People have been seeing “monsters” in Lake Erie as far back as there have been people along the lakeshore.
Through the 1880s and 1890s, several instances of sea monsters were reported in the Buffalo area — but skepticism ran high when sightings in Angola and Silver Creek wound up being clearly intended to gin up business for lakeside resorts in those places.
However, the reports of a giant sea serpent at Crystal Beach in May 1896 were different.
The almost unbelievable firsthand accounts came from “three persons who have enjoyed a reputation for veracity,” according to the Buffalo Enquirer, including Civil War veteran Capt. Lina Beecher.
Beecher, along with his wife and a neighbor, “declare they saw a sea serpent 40 feet long in the waters of Crystal Beach not more than 100 yards from shore,” according to the Enquirer.
Again, tales of “sea serpents” were nothing new around Buffalo, and depending on which of the handful of Buffalo’s daily newspapers you might have been reading, your thoughts on the Crystal Beach sea snake might have been different.
The Enquirer offered a straight-reporting version of events in the immediate aftermath, but as the days wore on, the editorial staff there became leery of the story as their crosstown rival, the Buffalo Courier, continued to gin up the account. The Courier sold quite a few papers as the great promoter of the sea serpent stories that had appeared over the previous decade, and the version of the Crystal Beach sighting that appeared in the Courier was much more tantalizing.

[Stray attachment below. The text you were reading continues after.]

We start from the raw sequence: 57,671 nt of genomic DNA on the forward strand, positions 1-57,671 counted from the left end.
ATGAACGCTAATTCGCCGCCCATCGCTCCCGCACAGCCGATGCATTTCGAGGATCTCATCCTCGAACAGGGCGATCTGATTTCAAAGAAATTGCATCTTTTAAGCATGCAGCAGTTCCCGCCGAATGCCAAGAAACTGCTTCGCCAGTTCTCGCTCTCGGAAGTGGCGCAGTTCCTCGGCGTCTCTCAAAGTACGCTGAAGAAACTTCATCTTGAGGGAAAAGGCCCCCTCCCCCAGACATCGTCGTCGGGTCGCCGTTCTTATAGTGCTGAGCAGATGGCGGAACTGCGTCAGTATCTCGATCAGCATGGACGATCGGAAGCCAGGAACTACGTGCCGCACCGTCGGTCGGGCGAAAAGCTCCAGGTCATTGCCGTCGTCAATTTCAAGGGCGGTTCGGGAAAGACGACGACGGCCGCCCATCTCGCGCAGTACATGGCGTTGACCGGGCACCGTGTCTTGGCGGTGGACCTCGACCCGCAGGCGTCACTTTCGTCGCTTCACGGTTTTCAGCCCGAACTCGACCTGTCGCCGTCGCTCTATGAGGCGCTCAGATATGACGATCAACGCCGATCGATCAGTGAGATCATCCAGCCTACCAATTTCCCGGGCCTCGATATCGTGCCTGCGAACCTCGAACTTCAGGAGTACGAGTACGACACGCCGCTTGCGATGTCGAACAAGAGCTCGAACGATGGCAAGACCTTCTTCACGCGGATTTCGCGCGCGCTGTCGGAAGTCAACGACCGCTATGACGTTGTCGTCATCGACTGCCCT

“The hour was sunset. The luminary was already half hidden behind the dark crown of wood on Point Albino. Here and there, a bird was chanting the vespers. The nearer trees, clad in the palest most delicate of green, stood against a background of ancient pines and hemlocks whose foliage was black by contrast. The broad blue lake lay sooth and beautiful, the last of the winter’s ice disappearing far to the eastward in miniature bergs which glistened under the dying sunshine. The tokens of spring were everywhere to be perceived.
“What more fitting moment for the imperious Serpent of the Unsalted Seas to break of his hibernating dreams in the ooze of old Erie’s bed?”
The Courier had developed the myth of a sea serpent living in the lake to a point where sightings began to mimic the extensive backstory the paper had created.
“The habit of the creature, the Courier has always maintained, to remain in the deeps during the day, coming to the surface to sport at dawn and evening.”
When first reported, many thought the sighting by a Civil War army officer provided the most credible evidence of a Lake Erie monster to date — but there was still the expectation that somehow a different version of the truth might be borne out.
The skeptic’s final answer about whether there had been a sea snake in Fort Erie came within five weeks of that original sighting, when Capt. Beecher, who had reported the monster during the first week of May, announced during the second week of June that his new single-line railway between Crystal Beach and Ridgeway was open for business.
Beecher’s sighting was not the last of the 1896 tourist season. Only a week after the Fort Erie railway opened, six Western New Yorkers told the Courier about their sighting at Woodlawn Beach. Among them was the wife of the operator of the railway that took passengers to and from the Woodlawn Beach amusement park.